The poll, conducted by Wenzel Strategies of 705 likely Republican voters in Amash’s district, found the libertarian-leaning incumbent leading the GOP establishment-preferred businessman Brian Ellis 56 percent to 34 percent, with 10 percent still undecided.
When likely voters who “lean” Republican are included in the poll, Amash continues to lead Ellis 58 percent to 36 percent, with 6 percent undecided.
The Wenzel poll had a margin of error of plus or minus 3.7 percentage points.
Amash is probably best known for his opposition to the National Security Agency's bulk collection of American's phone and Internet records. Last July, Amash introduced an amendment that would end the agency's data collection program. The amendment narrowly failed, so Amash and a bipartisan group of representatives and senators introduced the USA Freedom Act, a bill based on the Amash amendment.
Although Amash ultimately voted against the bill due to last-minute changes in the bill's text, the legislation passed with bipartisan support.
In early June 2014, Amash led Ellis 42 percent to 23 percent, with 35 percent undecided, according to a poll from the Michigan Information and Research Service of 472 likely Republican voters. That poll had a margin of error of plus or minus 4.5 percentage points.
At the time the MIRS poll was conducted, an associate professor of political science at Grand Valley State University, Donald Zinman, noted that with 63 days until the election, Ellis had time to close the gap.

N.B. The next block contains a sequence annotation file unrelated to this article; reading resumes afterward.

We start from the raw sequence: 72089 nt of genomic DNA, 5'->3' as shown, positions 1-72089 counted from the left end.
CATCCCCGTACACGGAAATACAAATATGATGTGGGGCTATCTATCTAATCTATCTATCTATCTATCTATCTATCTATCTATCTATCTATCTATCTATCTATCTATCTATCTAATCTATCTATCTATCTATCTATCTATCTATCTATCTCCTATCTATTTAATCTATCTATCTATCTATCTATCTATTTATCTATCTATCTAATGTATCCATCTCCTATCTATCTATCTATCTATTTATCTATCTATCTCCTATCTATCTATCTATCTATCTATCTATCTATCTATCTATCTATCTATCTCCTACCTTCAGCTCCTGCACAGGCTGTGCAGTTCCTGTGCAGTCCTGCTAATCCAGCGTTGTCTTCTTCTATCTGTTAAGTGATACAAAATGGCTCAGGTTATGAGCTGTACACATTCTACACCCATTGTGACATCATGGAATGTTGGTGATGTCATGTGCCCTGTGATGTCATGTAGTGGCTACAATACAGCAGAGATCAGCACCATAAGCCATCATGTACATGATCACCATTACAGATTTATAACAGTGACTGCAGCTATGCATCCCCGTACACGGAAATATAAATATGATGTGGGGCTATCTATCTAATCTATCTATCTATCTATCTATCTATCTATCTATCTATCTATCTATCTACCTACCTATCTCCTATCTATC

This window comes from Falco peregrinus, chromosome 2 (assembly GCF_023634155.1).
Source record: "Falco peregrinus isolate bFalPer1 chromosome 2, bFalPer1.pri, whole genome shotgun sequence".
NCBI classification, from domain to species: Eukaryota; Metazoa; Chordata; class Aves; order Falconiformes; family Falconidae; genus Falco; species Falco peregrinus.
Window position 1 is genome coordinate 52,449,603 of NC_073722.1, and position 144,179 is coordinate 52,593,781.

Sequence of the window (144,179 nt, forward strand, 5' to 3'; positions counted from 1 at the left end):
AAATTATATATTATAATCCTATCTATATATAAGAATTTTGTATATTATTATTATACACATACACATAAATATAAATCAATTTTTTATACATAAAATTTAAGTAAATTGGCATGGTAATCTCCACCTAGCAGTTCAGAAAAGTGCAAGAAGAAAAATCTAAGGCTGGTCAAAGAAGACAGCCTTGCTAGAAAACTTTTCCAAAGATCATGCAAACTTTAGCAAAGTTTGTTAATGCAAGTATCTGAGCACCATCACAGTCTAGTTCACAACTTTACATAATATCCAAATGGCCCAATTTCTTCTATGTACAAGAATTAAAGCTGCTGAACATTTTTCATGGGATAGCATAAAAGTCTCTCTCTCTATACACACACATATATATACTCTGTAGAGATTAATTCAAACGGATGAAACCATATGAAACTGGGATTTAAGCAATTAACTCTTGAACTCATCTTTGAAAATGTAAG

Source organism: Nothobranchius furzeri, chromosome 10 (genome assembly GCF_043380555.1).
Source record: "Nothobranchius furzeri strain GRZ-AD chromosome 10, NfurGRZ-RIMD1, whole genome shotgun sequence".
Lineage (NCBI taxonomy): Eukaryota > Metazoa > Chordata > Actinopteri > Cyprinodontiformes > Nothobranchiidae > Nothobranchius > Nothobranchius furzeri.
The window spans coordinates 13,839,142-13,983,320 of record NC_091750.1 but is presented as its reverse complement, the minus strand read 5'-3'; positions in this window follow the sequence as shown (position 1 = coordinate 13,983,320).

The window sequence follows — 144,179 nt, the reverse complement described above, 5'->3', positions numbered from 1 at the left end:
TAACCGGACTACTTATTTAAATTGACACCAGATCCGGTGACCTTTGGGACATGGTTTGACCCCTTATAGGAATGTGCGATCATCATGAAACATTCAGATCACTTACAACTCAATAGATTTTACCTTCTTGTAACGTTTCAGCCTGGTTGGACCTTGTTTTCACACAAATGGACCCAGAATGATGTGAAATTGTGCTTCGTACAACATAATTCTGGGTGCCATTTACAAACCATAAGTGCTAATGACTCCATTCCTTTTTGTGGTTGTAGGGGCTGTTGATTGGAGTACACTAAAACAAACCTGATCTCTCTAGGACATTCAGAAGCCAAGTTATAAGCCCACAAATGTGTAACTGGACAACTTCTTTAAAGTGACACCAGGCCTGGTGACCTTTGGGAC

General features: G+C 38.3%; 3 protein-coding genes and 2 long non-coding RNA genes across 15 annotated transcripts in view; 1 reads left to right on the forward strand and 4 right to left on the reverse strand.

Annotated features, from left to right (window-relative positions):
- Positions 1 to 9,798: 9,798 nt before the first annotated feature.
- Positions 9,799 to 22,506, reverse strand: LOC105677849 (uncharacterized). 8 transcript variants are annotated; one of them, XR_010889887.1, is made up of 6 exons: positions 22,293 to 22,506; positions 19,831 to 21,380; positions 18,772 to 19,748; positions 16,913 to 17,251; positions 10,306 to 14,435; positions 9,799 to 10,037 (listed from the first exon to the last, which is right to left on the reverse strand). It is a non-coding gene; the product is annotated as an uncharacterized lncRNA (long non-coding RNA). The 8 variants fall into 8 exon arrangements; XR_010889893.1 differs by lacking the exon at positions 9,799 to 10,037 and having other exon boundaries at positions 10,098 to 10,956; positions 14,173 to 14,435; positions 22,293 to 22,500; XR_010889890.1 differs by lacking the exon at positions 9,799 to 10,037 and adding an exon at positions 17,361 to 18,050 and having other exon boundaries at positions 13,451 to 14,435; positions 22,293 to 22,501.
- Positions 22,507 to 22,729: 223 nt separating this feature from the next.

“I'm not saying take [this poll] with a grain of salt — a 19-point lead is significant," Zinman said. “If [Amash] had a 20-point lead the weekend before the election, it'd be all over.”
There are now four weeks until the primary, and Amash’s lead has not been reduced.
In another poll, conducted in mid-June, polling firm EPIC-MRA found Amash leading Ellis, 55 percent to 35 percent. The poll surveyed 814 likely primary voters for WXYZ-TV in Michigan and the Detroit Free Press. It had a margin of error of plus or minus 3.5 percentage points.
Amash got under the skin of establishment Republicans over his propensity to vote against the party. But he explains his reasoning behind each vote on his Facebook page, something no other member does.
Update 1:45 p.m.: In a statement provided to the Washington Examiner, Amash spokesman Ben Vanderveen attributed Amash's continued success in the polls to his commitment to people over government.
"Justin got a primary challenge because he never backs down from defending individual liberty, economic freedom, and the Constitution," Vanderveen said. "That's the type of principled representation that ordinary Americans want."